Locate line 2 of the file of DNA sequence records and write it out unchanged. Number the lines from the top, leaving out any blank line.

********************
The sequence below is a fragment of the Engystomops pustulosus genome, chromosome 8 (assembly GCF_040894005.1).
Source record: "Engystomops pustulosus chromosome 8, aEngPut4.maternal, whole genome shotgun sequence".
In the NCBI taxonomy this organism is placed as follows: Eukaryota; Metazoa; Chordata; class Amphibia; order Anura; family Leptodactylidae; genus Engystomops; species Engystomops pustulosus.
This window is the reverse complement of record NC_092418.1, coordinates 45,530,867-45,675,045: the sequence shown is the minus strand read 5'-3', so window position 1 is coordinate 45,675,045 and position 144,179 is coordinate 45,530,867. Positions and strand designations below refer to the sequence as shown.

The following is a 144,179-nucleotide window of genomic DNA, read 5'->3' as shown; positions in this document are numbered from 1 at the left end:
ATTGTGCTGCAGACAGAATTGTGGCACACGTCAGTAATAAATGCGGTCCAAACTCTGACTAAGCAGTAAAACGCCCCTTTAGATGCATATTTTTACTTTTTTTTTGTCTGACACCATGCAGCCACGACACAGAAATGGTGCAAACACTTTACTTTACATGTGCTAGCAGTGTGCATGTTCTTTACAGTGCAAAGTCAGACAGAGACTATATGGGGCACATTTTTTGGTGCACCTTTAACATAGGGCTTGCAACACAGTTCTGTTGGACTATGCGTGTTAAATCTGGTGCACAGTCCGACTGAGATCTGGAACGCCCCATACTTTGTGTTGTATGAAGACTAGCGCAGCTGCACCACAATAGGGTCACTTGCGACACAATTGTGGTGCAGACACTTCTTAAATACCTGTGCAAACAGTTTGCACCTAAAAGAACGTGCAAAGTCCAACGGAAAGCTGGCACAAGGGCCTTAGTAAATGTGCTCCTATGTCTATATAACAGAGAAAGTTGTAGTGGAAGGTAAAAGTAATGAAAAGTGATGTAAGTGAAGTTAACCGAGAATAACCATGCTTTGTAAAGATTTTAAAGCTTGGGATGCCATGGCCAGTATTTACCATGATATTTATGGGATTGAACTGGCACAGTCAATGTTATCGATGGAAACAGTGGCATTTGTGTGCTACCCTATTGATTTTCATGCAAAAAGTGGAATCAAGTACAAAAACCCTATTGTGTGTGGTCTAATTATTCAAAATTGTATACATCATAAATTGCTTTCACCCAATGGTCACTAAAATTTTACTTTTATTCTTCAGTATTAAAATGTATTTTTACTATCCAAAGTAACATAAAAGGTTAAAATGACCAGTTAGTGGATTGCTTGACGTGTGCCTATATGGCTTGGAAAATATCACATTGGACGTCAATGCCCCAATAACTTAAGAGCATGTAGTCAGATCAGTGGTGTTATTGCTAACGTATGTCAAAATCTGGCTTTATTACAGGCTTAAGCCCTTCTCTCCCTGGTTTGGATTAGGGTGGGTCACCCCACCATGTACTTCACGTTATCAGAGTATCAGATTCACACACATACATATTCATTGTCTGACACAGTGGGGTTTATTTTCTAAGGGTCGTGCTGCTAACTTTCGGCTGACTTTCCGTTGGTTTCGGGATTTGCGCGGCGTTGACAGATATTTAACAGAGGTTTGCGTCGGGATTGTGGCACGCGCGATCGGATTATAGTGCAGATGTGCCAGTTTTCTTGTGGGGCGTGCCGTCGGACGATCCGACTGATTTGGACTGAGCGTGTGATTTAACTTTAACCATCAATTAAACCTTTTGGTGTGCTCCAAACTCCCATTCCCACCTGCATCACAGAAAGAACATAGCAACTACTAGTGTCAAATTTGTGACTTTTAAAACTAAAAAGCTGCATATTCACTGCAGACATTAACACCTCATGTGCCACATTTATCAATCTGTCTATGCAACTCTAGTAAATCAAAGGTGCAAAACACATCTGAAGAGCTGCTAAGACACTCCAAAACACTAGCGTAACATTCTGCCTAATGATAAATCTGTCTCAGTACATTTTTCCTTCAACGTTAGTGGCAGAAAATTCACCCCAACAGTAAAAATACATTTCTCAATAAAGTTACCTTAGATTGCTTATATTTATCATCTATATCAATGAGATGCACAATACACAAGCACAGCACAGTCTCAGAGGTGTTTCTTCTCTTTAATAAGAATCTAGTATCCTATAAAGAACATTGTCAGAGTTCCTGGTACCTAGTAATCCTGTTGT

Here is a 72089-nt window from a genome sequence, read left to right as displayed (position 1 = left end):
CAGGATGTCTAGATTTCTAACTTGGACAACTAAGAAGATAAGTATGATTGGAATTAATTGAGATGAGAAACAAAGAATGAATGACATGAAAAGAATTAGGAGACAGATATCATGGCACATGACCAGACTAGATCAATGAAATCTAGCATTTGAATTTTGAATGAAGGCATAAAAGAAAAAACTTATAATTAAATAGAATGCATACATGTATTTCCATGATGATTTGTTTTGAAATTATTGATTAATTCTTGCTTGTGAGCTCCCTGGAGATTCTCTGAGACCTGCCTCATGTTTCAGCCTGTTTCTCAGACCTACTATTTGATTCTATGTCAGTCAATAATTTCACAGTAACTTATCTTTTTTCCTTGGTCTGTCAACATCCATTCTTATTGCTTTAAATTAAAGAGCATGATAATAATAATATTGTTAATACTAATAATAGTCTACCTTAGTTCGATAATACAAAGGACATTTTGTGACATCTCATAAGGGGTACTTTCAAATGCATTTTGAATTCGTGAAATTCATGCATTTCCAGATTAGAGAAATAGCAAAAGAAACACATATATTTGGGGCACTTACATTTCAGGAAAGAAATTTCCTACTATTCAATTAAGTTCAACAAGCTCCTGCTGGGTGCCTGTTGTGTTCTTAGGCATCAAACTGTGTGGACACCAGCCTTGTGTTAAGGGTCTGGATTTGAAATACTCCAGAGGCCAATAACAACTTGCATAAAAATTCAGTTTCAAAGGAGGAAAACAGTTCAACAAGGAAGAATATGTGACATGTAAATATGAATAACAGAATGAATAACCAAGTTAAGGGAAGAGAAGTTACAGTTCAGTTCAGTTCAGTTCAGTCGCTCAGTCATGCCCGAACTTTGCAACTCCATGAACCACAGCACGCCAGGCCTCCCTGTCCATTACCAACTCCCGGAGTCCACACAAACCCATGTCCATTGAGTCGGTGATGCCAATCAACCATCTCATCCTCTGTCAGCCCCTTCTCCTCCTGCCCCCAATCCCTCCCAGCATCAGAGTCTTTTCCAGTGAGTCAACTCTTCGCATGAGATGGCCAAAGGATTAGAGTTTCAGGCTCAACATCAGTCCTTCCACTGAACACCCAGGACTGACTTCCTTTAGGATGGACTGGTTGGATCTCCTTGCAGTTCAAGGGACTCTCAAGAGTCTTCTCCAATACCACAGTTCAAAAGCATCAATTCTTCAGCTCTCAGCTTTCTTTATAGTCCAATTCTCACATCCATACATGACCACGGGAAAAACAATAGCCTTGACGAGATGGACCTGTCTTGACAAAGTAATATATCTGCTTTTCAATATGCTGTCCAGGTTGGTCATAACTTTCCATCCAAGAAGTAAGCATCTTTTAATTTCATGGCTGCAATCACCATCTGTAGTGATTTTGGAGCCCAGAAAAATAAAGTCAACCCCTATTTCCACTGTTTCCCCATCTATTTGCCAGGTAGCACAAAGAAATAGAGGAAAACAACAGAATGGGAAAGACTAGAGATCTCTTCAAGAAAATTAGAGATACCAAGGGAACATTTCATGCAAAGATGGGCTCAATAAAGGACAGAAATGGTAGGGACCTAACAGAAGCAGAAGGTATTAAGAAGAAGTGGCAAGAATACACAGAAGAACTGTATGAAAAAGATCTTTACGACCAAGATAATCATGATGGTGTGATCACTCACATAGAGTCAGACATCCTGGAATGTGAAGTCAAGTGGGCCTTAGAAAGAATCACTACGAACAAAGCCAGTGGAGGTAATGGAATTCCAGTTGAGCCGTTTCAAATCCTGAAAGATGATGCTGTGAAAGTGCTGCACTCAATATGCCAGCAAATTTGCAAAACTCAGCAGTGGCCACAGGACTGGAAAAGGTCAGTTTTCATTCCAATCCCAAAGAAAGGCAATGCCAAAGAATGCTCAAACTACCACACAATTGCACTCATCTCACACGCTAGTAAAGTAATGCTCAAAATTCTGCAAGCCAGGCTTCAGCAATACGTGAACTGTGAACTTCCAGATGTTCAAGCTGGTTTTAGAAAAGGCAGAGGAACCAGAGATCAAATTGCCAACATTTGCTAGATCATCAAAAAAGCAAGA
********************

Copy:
Source record: "Engystomops pustulosus chromosome 8, aEngPut4.maternal, whole genome shotgun sequence".